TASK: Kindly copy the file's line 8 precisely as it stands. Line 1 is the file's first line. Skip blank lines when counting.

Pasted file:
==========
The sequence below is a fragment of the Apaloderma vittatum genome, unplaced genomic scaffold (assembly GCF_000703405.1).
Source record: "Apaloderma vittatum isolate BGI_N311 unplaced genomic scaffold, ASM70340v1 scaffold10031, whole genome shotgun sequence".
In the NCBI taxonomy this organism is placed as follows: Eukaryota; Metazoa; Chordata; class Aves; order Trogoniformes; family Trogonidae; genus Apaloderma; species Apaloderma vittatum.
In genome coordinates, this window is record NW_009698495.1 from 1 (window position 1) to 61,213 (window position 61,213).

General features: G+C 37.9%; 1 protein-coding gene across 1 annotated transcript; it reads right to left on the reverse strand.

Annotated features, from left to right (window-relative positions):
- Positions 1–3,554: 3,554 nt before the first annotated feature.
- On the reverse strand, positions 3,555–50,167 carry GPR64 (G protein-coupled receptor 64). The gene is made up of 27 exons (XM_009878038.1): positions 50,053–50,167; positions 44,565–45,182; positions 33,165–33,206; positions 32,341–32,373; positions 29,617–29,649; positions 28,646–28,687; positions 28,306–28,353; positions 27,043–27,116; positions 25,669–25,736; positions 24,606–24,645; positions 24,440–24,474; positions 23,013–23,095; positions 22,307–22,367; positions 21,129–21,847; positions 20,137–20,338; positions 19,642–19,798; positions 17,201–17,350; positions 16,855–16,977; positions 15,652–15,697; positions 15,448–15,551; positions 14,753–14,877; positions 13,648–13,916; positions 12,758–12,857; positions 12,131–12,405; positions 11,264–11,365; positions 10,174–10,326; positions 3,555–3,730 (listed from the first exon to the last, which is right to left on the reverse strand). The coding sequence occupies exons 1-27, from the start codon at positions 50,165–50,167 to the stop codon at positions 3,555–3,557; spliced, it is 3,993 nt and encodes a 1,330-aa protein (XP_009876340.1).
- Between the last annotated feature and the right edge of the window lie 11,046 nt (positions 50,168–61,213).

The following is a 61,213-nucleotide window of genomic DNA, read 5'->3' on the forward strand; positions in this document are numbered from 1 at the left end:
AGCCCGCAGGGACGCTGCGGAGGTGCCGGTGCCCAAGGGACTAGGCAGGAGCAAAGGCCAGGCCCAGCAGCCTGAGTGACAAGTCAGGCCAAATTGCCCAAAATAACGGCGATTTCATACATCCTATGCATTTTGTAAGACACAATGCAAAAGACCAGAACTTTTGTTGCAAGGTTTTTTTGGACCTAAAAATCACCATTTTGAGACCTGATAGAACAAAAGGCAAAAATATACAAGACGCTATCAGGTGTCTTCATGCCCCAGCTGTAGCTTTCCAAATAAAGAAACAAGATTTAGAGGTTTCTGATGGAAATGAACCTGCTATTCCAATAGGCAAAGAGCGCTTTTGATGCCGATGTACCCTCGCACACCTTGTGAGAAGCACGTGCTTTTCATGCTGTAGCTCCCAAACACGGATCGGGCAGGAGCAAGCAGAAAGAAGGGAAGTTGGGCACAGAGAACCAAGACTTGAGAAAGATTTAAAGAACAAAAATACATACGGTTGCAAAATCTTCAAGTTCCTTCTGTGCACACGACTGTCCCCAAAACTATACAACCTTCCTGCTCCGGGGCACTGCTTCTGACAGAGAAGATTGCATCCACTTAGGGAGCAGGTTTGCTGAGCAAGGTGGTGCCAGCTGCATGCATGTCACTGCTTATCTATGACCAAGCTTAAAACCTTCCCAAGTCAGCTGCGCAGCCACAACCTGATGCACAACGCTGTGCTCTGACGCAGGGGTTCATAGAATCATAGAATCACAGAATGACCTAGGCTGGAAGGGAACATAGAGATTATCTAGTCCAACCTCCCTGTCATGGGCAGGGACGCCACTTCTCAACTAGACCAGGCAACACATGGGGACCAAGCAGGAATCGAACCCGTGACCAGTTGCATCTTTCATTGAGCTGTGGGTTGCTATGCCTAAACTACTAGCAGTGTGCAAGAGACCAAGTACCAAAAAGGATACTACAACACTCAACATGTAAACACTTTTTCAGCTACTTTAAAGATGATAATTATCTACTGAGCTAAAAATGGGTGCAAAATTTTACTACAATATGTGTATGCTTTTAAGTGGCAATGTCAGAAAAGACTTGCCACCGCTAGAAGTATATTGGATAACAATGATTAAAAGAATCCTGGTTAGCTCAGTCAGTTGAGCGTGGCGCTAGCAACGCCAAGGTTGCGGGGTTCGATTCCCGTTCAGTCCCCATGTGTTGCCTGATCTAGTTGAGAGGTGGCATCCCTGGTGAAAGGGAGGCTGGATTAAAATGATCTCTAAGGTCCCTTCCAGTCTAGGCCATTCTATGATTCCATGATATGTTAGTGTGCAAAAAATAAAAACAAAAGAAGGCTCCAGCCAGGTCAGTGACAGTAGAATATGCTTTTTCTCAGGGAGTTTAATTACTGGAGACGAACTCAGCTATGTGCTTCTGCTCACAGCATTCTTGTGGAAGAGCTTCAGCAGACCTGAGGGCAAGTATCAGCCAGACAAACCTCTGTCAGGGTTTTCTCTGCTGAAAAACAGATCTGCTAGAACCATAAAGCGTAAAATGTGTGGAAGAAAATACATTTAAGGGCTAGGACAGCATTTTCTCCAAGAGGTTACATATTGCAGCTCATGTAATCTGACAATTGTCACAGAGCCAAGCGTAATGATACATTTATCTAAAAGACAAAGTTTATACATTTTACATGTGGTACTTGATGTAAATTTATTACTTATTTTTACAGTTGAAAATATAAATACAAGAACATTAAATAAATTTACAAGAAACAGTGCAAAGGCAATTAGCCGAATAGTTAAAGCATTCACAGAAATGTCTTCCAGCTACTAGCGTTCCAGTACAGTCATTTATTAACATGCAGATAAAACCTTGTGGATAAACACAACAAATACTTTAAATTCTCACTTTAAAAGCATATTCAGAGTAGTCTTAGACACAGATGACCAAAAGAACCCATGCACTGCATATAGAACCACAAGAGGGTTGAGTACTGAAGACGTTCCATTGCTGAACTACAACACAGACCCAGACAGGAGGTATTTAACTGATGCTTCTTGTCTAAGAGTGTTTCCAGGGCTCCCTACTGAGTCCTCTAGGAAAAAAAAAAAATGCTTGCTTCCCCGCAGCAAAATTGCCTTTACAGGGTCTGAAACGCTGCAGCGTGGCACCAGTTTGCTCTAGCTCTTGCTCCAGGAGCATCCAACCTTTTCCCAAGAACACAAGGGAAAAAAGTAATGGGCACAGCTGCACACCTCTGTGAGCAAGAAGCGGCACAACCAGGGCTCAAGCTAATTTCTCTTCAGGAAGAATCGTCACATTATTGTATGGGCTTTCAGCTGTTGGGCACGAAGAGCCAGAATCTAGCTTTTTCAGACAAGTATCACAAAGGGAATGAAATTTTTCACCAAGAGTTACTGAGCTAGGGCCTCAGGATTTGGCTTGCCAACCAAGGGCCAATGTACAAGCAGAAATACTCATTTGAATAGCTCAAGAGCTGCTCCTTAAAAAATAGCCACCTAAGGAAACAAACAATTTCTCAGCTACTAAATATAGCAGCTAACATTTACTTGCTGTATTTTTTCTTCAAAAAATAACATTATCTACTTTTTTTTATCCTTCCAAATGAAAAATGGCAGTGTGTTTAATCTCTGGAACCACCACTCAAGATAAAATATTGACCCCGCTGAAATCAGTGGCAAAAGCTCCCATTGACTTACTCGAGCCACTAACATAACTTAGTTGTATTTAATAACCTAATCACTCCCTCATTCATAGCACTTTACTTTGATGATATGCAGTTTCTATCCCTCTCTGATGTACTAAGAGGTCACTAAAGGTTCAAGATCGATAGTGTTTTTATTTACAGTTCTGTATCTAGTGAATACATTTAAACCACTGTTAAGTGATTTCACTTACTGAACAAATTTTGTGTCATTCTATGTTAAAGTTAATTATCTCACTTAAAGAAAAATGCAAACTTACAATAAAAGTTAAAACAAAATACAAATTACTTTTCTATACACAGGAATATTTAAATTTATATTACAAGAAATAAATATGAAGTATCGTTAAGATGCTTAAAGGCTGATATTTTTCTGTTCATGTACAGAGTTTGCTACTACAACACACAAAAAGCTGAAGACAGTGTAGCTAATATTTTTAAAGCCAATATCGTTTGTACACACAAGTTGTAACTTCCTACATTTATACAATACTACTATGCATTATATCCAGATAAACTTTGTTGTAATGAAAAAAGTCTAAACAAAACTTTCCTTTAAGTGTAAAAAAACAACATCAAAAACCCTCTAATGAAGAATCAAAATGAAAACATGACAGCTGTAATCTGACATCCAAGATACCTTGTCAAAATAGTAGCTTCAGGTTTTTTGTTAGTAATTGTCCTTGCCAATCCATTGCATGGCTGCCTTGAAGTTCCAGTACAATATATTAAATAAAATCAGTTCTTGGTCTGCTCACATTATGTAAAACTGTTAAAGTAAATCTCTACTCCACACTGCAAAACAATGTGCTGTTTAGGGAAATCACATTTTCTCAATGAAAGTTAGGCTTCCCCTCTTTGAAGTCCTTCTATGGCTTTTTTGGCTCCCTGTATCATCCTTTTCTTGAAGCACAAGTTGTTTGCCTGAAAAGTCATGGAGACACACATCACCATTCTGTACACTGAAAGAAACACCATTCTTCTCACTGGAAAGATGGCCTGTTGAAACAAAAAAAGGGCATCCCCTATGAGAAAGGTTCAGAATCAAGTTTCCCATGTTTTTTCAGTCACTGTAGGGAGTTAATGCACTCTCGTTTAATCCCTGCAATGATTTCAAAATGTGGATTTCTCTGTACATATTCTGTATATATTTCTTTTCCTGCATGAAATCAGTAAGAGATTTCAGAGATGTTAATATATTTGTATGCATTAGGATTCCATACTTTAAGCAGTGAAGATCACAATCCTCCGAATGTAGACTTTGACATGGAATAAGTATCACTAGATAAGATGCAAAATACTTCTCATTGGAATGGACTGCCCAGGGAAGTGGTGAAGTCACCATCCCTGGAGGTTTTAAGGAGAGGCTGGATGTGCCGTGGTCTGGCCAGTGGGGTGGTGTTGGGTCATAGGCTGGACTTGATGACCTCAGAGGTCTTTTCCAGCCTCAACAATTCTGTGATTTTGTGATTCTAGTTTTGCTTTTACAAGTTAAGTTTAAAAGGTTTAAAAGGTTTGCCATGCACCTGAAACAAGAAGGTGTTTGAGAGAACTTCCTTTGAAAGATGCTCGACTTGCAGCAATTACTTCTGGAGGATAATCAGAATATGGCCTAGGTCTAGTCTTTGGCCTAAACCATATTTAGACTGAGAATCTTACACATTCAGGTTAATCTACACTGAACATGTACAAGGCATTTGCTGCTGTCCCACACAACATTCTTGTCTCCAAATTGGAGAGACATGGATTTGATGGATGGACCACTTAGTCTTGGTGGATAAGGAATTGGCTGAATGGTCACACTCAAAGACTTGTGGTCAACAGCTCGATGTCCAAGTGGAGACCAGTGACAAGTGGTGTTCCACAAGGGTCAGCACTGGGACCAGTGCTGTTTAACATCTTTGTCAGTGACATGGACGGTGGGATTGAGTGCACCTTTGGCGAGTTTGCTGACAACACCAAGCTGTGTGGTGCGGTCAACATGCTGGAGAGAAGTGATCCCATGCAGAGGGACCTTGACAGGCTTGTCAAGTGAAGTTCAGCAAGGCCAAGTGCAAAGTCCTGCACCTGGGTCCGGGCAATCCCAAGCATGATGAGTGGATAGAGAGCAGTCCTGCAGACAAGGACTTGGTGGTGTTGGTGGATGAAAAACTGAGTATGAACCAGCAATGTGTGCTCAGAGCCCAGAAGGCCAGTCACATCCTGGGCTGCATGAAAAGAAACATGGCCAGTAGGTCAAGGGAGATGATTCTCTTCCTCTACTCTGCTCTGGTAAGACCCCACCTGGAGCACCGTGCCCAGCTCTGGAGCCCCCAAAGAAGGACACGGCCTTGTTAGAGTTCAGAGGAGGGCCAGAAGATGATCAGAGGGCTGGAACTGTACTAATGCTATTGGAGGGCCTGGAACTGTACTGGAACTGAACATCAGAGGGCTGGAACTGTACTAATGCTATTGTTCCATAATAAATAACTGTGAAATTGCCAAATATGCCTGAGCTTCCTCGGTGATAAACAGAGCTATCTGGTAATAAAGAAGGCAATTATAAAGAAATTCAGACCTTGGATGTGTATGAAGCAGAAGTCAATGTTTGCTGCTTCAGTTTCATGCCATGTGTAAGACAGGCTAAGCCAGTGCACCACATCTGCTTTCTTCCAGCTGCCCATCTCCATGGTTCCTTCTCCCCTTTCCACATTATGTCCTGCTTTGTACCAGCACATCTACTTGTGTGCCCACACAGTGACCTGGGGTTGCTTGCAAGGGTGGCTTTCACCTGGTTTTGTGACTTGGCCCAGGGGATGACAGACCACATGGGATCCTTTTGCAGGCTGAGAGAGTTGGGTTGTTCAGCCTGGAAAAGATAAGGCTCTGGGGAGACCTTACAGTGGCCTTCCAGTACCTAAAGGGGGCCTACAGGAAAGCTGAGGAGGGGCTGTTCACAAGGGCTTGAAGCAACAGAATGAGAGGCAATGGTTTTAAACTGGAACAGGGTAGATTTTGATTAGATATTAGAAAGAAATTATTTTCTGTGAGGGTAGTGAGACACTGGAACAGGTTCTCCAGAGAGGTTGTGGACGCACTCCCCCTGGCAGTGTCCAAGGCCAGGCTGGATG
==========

- On the reverse strand, positions 3,555–50,167 carry GPR64 (G protein-coupled receptor 64). The gene is made up of 27 exons (XM_009878038.1): positions 50,053–50,167; positions 44,565–45,182; positions 33,165–33,206; positions 32,341–32,373; positions 29,617–29,649; positions 28,646–28,687; positions 28,306–28,353; positions 27,043–27,116; positions 25,669–25,736; positions 24,606–24,645; positions 24,440–24,474; positions 23,013–23,095; positions 22,307–22,367; positions 21,129–21,847; positions 20,137–20,338; positions 19,642–19,798; positions 17,201–17,350; positions 16,855–16,977; positions 15,652–15,697; positions 15,448–15,551; positions 14,753–14,877; positions 13,648–13,916; positions 12,758–12,857; positions 12,131–12,405; positions 11,264–11,365; positions 10,174–10,326; positions 3,555–3,730 (listed from the first exon to the last, which is right to left on the reverse strand). The coding sequence occupies exons 1-27, from the start codon at positions 50,165–50,167 to the stop codon at positions 3,555–3,557; spliced, it is 3,993 nt and encodes a 1,330-aa protein (XP_009876340.1).